Tuesday, June 24, 2014

The Reality Tunnel, Our Filtered World

squirrel running across road
After riding our motorcycles through canyons and up and down mountains, I've had friends ask me if I saw that squirrel run out in front of me during a turn, or that deer grazing by the side of the road.

And often I'll shake my head, "no".

"I was too busy watching the road", I might answer.

The eyes, of course, don't actually see. They simply capture the light. It's the brain that assembles the information into an image.

It turns out, the light passes through a curtain of blood vessels across our retinas. But we never see the blood vessels because our brain has learned to filter out redundant information. Our ears also pick up the sound of our heartbeats and the rush of blood in our bodies, but our brains filter that out too. Ever wonder why you eventually get used to a bad odor in the room? It's because the brain filters that out also.

So the question is, what more are our brains filtering out?

The "reality tunnel" is the removed layers of reality necessary to our survival. It's what helps us recognize that lion crouching in the grasses.  But in a civilized society, what we perceive as dangerous varies from person to person.

It's why there are still white people who are afraid of black people.  It's why we call someone an "idiot" for not seeing obvious dangers.  One person suffering from PTSD will panic over something that his friends can't understand.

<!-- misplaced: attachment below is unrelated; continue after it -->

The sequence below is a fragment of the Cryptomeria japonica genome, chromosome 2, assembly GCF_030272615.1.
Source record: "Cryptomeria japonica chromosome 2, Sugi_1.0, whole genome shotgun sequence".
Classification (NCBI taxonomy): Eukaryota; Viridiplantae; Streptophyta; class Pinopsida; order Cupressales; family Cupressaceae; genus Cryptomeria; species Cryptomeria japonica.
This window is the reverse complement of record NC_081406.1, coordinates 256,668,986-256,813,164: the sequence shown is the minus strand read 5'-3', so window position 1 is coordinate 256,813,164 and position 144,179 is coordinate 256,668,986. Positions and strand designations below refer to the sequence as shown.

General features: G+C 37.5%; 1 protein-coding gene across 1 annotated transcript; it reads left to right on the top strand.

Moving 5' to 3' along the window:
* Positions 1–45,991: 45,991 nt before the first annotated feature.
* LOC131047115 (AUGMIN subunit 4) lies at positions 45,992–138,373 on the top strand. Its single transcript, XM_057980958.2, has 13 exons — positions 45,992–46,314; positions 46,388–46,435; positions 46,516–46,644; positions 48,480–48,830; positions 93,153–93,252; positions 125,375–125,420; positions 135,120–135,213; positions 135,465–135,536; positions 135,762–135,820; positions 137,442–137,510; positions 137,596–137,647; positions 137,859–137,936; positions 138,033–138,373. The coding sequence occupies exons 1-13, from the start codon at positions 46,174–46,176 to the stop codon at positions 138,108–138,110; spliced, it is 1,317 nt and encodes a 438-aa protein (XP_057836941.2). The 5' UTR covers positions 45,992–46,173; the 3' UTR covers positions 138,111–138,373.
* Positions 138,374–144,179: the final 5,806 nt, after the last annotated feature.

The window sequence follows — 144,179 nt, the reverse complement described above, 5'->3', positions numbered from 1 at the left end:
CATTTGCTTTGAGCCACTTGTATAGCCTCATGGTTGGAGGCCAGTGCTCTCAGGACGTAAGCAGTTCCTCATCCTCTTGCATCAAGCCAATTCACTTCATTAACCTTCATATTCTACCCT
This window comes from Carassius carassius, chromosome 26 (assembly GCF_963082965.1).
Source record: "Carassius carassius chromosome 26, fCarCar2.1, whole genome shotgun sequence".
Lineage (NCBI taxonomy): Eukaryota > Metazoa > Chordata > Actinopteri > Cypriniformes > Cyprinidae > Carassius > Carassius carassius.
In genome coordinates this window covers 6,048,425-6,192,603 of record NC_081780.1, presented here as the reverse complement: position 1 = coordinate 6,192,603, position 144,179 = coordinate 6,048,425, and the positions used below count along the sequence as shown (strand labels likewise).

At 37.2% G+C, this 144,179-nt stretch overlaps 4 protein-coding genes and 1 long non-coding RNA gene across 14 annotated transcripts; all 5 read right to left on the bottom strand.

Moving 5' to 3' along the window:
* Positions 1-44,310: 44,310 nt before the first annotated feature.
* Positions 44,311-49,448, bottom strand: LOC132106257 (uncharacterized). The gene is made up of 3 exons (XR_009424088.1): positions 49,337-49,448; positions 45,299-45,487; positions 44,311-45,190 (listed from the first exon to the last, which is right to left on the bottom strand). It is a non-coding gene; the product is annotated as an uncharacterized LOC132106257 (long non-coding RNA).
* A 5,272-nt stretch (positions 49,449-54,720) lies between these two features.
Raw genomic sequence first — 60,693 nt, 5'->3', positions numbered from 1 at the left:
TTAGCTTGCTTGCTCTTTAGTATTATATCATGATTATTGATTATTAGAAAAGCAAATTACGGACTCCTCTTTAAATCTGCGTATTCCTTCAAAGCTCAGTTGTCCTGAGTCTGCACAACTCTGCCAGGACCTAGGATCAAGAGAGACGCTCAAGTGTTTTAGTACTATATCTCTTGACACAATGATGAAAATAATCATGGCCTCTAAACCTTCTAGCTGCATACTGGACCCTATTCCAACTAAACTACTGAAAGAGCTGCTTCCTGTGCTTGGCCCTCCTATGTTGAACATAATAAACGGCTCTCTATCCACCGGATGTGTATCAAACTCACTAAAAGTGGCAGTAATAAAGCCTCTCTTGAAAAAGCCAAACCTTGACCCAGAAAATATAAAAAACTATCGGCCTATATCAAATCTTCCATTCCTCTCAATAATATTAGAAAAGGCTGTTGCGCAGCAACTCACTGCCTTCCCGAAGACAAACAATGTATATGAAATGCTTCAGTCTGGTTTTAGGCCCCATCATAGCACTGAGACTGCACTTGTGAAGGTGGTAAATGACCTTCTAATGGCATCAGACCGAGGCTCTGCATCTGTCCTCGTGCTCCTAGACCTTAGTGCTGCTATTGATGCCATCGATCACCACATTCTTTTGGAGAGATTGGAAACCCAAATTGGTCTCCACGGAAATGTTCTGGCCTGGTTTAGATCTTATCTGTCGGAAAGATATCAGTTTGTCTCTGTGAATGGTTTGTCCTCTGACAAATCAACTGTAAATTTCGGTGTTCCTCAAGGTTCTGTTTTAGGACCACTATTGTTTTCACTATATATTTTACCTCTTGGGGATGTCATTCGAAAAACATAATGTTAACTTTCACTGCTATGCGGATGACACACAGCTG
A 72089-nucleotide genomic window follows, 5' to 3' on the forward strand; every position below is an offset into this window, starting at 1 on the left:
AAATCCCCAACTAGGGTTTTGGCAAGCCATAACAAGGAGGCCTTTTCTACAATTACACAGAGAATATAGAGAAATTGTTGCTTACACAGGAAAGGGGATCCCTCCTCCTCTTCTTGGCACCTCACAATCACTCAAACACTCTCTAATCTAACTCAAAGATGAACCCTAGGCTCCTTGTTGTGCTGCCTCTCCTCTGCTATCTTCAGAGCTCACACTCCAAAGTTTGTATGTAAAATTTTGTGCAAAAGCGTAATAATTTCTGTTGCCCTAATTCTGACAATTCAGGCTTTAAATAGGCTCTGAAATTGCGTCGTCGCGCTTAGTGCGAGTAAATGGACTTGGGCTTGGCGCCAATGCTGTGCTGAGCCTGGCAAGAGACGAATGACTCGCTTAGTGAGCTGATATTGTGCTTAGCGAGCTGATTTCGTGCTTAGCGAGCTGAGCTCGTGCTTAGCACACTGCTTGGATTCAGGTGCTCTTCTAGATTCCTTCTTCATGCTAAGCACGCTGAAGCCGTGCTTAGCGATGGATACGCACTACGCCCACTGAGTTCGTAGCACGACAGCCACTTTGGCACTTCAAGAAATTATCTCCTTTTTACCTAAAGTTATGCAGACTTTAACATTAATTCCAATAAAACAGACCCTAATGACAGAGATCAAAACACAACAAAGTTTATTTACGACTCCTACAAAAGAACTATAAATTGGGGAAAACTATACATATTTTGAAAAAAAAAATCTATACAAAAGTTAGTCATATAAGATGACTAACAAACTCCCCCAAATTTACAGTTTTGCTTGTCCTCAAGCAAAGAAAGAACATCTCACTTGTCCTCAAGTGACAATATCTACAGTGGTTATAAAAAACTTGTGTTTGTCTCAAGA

Filtering is a defense mechanism.  The more comfortable you are with your surroundings, the harder your brain tries to find something dangerous. One person talks at a quiet volume because his brain is filtering a lot of ambient noise.  Another person speaks at a higher volume because his brain isn't.

The "reality tunnel", as it was coined by Timothy Leary, is the world each of us perceives. Our life's experiences shapes what we perceive as dangerous or insignificant, and our brains filter out layers of reality from there.  Introverts might filter more reality, becoming too oblivious to their surroundings.  Extroverts might filter less reality, becoming too obsessed with their surroundings.

Maybe why I didn't see that squirrel run out in front of me while I was leaning into the curve is because my brain has learned to filter out objects that would put me into panic during critical moments. Maybe the reason why other riders go slower into curves is because they're perceiving dangers that I'm not perceiving.

Some would call me a lunatic for riding the way I do, but I like to think of it as being evolved.

Which make better motorcycle riders, introverts or extroverts?

Is it correct to assume that one who lives the longest and happiest life, filtered out reality effectively?

4 comments:

  1. While the eyes take in information the brain decides what to do with that information. When the brain "filters it out" it's deciding what information to share with the cognitive areas and what to process in the background. All the information taken in by the eyes, ears and other senses is still there. It's the mind's ability to process all that information, filter it and react to it a such great speeds that makes motorcycle riders a little smarter than our rideless peers.